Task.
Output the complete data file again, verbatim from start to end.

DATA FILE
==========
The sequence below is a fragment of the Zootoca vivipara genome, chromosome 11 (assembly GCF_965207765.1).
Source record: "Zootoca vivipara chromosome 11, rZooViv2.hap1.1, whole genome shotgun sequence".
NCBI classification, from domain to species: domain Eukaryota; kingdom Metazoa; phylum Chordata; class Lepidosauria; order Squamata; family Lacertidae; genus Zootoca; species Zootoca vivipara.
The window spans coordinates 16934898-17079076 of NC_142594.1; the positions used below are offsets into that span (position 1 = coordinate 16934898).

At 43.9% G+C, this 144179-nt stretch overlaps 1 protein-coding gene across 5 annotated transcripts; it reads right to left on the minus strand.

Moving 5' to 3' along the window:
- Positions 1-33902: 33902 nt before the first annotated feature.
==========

The sequence below is a fragment of the Zootoca vivipara genome, chromosome 11 (assembly GCF_965207765.1).
Source record: "Zootoca vivipara chromosome 11, rZooViv2.hap1.1, whole genome shotgun sequence".
NCBI classification, from domain to species: domain Eukaryota; kingdom Metazoa; phylum Chordata; class Lepidosauria; order Squamata; family Lacertidae; genus Zootoca; species Zootoca vivipara.
The window spans coordinates 16934898-17079076 of NC_142594.1; the positions used below are offsets into that span (position 1 = coordinate 16934898).

At 43.9% G+C, this 144179-nt stretch overlaps 1 protein-coding gene across 5 annotated transcripts; it reads right to left on the minus strand.

Moving 5' to 3' along the window:
- Positions 1-33902: 33902 nt before the first annotated feature.